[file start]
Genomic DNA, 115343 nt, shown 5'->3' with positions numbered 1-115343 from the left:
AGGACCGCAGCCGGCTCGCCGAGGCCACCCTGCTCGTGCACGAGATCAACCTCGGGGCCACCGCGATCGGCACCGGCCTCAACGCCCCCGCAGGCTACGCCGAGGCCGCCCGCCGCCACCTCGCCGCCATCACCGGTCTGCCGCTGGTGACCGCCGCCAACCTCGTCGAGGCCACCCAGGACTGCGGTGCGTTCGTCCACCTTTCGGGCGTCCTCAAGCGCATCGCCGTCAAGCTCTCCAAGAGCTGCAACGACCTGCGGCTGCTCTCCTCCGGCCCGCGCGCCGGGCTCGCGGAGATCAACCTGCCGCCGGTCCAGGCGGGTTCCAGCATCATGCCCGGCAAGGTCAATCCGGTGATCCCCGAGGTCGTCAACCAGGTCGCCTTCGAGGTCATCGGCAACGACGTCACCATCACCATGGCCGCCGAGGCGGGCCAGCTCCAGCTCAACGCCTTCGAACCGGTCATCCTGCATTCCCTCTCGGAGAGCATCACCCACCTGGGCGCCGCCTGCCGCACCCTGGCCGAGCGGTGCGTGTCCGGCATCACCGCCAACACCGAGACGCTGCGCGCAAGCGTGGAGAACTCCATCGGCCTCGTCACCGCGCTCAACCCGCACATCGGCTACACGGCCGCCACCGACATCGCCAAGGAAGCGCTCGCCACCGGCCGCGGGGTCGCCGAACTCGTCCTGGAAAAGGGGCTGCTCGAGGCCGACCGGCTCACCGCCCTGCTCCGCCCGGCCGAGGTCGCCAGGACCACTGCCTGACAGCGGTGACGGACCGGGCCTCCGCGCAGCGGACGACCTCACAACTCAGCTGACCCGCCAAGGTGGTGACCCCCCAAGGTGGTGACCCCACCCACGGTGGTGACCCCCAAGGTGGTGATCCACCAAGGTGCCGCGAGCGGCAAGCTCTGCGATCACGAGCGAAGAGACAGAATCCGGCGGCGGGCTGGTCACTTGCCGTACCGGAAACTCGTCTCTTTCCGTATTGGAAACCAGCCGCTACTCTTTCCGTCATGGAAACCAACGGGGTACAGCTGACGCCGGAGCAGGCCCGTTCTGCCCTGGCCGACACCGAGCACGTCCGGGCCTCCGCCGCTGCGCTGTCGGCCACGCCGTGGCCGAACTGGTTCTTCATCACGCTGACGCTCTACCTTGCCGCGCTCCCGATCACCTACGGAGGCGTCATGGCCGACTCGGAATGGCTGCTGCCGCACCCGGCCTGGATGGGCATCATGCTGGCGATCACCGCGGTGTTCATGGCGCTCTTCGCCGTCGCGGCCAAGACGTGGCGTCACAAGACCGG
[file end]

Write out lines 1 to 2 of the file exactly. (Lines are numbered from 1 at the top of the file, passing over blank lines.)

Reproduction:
Genomic DNA, 115343 nt, shown 5'->3' with positions numbered 1-115343 from the left:
AGGACCGCAGCCGGCTCGCCGAGGCCACCCTGCTCGTGCACGAGATCAACCTCGGGGCCACCGCGATCGGCACCGGCCTCAACGCCCCCGCAGGCTACGCCGAGGCCGCCCGCCGCCACCTCGCCGCCATCACCGGTCTGCCGCTGGTGACCGCCGCCAACCTCGTCGAGGCCACCCAGGACTGCGGTGCGTTCGTCCACCTTTCGGGCGTCCTCAAGCGCATCGCCGTCAAGCTCTCCAAGAGCTGCAACGACCTGCGGCTGCTCTCCTCCGGCCCGCGCGCCGGGCTCGCGGAGATCAACCTGCCGCCGGTCCAGGCGGGTTCCAGCATCATGCCCGGCAAGGTCAATCCGGTGATCCCCGAGGTCGTCAACCAGGTCGCCTTCGAGGTCATCGGCAACGACGTCACCATCACCATGGCCGCCGAGGCGGGCCAGCTCCAGCTCAACGCCTTCGAACCGGTCATCCTGCATTCCCTCTCGGAGAGCATCACCCACCTGGGCGCCGCCTGCCGCACCCTGGCCGAGCGGTGCGTGTCCGGCATCACCGCCAACACCGAGACGCTGCGCGCAAGCGTGGAGAACTCCATCGGCCTCGTCACCGCGCTCAACCCGCACATCGGCTACACGGCCGCCACCGACATCGCCAAGGAAGCGCTCGCCACCGGCCGCGGGGTCGCCGAACTCGTCCTGGAAAAGGGGCTGCTCGAGGCCGACCGGCTCACCGCCCTGCTCCGCCCGGCCGAGGTCGCCAGGACCACTGCCTGACAGCGGTGACGGACCGGGCCTCCGCGCAGCGGACGACCTCACAACTCAGCTGACCCGCCAAGGTGGTGACCCCCCAAGGTGGTGACCCCACCCACGGTGGTGACCCCCAAGGTGGTGATCCACCAAGGTGCCGCGAGCGGCAAGCTCTGCGATCACGAGCGAAGAGACAGAATCCGGCGGCGGGCTGGTCACTTGCCGTACCGGAAACTCGTCTCTTTCCGTATTGGAAACCAGCCGCTACTCTTTCCGTCATGGAAACCAACGGGGTACAGCTGACGCCGGAGCAGGCCCGTTCTGCCCTGGCCGACACCGAGCACGTCCGGGCCTCCGCCGCTGCGCTGTCGGCCACGCCGTGGCCGAACTGGTTCTTCATCACGCTGACGCTCTACCTTGCCGCGCTCCCGATCACCTACGGAGGCGTCATGGCCGACTCGGAATGGCTGCTGCCGCACCCGGCCTGGATGGGCATCATGCTGGCGATCACCGCGGTGTTCATGGCGCTCTTCGCCGTCGCGGCCAAGACGTGGCGTCACAAGACCGG